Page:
Live Chat
1-888-369-5603 44-20-7183-0318 61-28-014-8214

Dentistry term paper

[...]
"Dummett functioned in major leadership roles outside of the dental academy. He served as an ADA Delegate to the National Citizens Committee for the World Health Organization. A commissioned Major in the United States Air Force, he was assigned to active duty in Anchorage Alaska as Chief of Periodontics and Oral Medicine and Consultant in Periodontics of the Alaska Air Command. He received numerous awards while in the military and retired in 1979 after 24 years of service. As an advisor and assistant to seven presidents of the National Dental Association (NDA), the nation's leading dental association for racial/ethnic minorities, in 1957 he originated the first NDA resolution to the ADA to eliminate racially exclusive and restrictive membership; this led to the 1962 resolution to refuse to seat delegates from any state whose racial bylaws conflicted with those of the ADA. Dr. Dummett served for 22 years as Editor-in-Chief of the Journal of the National Dental Association. He also edited the journal of the American Association of Dental Educators and served on its Board of Directors. Dummett has written more than 300 articles and 12 books and contributed chapters to many other books. In 1966, Dummett was appointed Chief of Dental Service at the VA. Hospital in Chicago, Illinois; in 1967, elected Vice-President of the International Association for Dental Research; and, in 1969-70, he became President of the International Association for Dental Research, while serving as President of the American Association for Dental Research. At the request of the Office of Economic Opportunity, Dummett was granted leave from the VA. Hospital Dental Service to become the Dental Director of the South Central Multipurpose Health Service Centre, in Los Angeles, California. In 1968, he was appointed Project and Health Centre Director, becoming the first dentist in the nation to serve as head of a federally funded community health centre (CHC)."
[...]

 

[...]
"An important goal of evidence based dental clinical practice guidelines is to provide dentists with a professional standard and to serve as a basis for continuing dental education. However, not much is known about the attitudes, expectations, and opinions of dentists towards the development and use of clinical practice guidelines. Much attention has been given to the scientific validity and reliability of guidelines, but research into factors that may be decisive for their use in clinical practice is still scarce. Before starting to develop guidelines it is valuable to understand the characteristics that make them effective. Several studies have focused on the appropriate use of guidelines in daily practice. Confidence in the quality of the guideline and the credibility of the group that developed it are essential for the acceptance of a guideline. Although many factors may be similar to those applicable to general physicians, there may also be considerable differences in medical and dental practice given the different funding and organisational structures . Moreover, in dentistry a notable move towards a more profession centred approach has been observed. A better insight into the opinions and preferences of dentists may be helpful in the implementation of future guidelines, thus increasing the acceptance by practitioners. This paper assesses the opinions of general dental practitioners towards the development, use, and barriers of evidence based clinical practice guidelines and their contribution to the quality of dental care."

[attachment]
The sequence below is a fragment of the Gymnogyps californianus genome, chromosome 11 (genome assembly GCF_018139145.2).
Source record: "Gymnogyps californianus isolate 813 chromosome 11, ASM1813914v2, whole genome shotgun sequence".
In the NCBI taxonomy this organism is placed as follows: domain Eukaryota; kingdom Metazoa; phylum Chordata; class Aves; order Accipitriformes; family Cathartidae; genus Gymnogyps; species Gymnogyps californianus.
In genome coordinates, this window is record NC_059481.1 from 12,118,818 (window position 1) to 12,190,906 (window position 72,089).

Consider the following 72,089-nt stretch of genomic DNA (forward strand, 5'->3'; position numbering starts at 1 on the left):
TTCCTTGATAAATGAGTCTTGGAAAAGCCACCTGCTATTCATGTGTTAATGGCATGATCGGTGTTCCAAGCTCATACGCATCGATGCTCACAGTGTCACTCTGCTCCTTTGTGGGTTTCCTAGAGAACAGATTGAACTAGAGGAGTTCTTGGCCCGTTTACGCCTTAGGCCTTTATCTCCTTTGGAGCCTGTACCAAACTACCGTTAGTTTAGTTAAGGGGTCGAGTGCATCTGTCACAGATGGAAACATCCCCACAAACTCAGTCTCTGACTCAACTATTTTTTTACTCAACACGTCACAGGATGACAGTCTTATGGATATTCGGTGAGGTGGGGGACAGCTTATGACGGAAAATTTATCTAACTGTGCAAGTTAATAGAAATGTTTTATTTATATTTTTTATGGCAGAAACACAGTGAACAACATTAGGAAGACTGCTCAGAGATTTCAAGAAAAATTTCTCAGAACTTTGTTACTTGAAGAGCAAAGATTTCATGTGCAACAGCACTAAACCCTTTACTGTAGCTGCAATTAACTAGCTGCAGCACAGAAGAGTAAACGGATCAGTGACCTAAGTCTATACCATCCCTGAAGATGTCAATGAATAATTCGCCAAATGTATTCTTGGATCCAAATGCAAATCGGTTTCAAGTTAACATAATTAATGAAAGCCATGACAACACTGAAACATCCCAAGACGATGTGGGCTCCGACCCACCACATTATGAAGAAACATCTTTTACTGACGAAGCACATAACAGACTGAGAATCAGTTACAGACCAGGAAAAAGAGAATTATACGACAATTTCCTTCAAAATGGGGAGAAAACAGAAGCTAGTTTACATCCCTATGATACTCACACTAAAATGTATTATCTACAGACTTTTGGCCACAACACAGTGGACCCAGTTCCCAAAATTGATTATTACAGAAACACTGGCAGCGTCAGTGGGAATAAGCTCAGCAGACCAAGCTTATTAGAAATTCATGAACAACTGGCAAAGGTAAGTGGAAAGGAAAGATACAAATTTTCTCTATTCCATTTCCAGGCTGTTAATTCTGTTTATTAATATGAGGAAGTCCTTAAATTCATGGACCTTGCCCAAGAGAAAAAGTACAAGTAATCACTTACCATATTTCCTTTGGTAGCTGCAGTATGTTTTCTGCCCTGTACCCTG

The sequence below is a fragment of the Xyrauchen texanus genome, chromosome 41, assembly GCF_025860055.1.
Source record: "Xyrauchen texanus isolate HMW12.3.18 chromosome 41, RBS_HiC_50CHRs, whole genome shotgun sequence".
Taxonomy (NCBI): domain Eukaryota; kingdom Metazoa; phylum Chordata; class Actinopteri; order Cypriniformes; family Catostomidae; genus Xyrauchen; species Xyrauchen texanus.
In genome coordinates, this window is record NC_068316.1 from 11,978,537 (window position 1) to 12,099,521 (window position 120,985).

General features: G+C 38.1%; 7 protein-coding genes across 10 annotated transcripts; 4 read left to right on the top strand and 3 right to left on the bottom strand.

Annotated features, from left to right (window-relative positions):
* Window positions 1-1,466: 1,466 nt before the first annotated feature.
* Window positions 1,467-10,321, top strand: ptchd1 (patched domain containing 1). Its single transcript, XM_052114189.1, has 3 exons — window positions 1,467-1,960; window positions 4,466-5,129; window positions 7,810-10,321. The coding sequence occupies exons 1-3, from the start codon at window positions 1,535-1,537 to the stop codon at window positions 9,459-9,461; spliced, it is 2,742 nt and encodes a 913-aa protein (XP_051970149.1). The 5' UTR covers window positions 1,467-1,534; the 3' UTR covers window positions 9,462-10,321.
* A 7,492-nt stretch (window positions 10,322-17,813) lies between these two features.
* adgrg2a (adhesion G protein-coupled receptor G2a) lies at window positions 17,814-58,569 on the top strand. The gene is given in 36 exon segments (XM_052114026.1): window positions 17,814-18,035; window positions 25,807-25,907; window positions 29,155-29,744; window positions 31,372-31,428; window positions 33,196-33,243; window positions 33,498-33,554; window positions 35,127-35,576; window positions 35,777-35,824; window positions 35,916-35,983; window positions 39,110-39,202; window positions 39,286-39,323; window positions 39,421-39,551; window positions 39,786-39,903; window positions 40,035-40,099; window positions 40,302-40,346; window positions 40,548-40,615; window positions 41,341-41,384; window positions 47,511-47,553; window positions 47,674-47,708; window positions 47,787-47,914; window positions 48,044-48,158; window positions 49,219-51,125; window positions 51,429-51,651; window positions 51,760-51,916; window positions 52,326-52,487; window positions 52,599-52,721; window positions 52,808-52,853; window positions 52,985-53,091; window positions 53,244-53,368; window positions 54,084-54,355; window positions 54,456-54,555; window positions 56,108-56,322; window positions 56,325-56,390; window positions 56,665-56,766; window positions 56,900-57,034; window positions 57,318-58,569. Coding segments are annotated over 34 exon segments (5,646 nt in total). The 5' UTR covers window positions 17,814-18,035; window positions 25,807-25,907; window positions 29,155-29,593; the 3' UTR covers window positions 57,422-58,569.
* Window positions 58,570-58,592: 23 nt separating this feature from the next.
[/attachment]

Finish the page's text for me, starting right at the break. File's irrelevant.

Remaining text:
[...]

 

[...]
"The average sound pressure level of the idling noise of the new high-speed micromotor hand pieces and the new high-speed air-turbine hand pieces in the one-third octave bands of 2580,000 Hz were measured.
During idling, when the water spray was turned off and the air pressure adjusted to its maximum value, the average A-weighted sound pressure level of the new and old hand pieces (n = 20) was 65-76 dB(A). During drilling, when both the water spray and the air pressure were adjusted to their maximum value, the average A-weighted sound pressure level of the new and old hand pieces was 76-82 dB(A). During the simulated work the average A-weighted sound pressure level of the power suction tube was 77 dB(A), the saliva suction tube 75 dB(A), and the ultrasonic scaler 83 dB(A). During drilling the average ultrasound levels of the hand pieces were below 90 dB in all one-third octave bands of 20,000 to 80,000 Hz. The average ultrasound level of the ultrasonic scaler was 107 dB at the one-third octave band of 25,000 Hz."
[...]